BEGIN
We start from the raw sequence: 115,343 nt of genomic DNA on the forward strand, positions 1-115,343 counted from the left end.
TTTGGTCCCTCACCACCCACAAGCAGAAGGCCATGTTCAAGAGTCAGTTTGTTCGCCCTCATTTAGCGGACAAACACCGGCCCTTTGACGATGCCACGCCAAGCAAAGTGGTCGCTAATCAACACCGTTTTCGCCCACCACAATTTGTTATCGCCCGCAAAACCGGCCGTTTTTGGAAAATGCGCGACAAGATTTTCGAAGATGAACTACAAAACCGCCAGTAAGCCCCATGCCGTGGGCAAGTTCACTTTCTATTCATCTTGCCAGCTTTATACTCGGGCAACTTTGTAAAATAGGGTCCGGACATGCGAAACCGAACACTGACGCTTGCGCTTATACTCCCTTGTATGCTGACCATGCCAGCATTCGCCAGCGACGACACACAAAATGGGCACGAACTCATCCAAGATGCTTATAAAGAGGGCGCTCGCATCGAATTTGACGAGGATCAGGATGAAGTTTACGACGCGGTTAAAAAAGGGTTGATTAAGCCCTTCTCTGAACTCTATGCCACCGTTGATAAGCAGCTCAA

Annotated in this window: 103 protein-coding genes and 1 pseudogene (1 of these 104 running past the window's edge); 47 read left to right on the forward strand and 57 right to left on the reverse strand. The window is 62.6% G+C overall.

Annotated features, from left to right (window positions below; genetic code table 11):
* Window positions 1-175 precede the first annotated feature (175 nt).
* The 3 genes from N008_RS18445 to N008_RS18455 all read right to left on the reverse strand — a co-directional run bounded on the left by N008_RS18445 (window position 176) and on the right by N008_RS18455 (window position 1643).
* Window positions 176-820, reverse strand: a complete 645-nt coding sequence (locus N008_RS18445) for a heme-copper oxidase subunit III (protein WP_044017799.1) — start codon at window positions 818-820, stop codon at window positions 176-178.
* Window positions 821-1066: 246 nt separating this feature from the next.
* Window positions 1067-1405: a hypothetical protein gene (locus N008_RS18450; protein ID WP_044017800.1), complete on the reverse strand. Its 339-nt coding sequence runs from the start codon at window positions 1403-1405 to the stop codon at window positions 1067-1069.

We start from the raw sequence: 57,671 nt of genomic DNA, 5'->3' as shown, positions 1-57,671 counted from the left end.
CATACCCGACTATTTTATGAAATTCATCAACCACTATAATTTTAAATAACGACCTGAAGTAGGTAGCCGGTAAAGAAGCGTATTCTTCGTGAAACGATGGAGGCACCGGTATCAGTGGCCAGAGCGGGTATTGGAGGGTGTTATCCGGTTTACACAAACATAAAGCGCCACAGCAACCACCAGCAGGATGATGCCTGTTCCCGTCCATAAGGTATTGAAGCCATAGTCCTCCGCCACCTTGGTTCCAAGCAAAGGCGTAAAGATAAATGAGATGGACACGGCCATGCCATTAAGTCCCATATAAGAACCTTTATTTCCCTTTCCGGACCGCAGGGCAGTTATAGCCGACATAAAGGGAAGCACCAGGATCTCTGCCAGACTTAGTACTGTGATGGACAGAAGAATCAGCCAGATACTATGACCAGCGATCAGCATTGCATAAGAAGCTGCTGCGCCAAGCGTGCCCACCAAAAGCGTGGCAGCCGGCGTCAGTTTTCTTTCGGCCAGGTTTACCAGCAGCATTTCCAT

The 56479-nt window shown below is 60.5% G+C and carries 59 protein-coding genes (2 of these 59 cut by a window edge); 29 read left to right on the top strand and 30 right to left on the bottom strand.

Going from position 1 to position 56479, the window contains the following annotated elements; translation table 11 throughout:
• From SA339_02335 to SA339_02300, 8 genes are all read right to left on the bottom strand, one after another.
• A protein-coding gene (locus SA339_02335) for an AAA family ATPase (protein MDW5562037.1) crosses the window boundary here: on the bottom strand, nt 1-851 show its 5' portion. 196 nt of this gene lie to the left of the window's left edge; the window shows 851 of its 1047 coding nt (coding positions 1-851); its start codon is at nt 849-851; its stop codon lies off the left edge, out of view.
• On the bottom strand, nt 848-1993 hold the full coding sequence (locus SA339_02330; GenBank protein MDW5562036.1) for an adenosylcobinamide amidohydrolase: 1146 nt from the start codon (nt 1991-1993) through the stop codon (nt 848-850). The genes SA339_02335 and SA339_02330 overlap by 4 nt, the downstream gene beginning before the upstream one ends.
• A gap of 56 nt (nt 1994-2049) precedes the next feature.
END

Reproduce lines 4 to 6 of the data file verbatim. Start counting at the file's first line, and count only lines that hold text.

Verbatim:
Annotated features, from left to right (window positions below; genetic code table 11):
* Window positions 1-175 precede the first annotated feature (175 nt).
* The 3 genes from N008_RS18445 to N008_RS18455 all read right to left on the reverse strand — a co-directional run bounded on the left by N008_RS18445 (window position 176) and on the right by N008_RS18455 (window position 1643).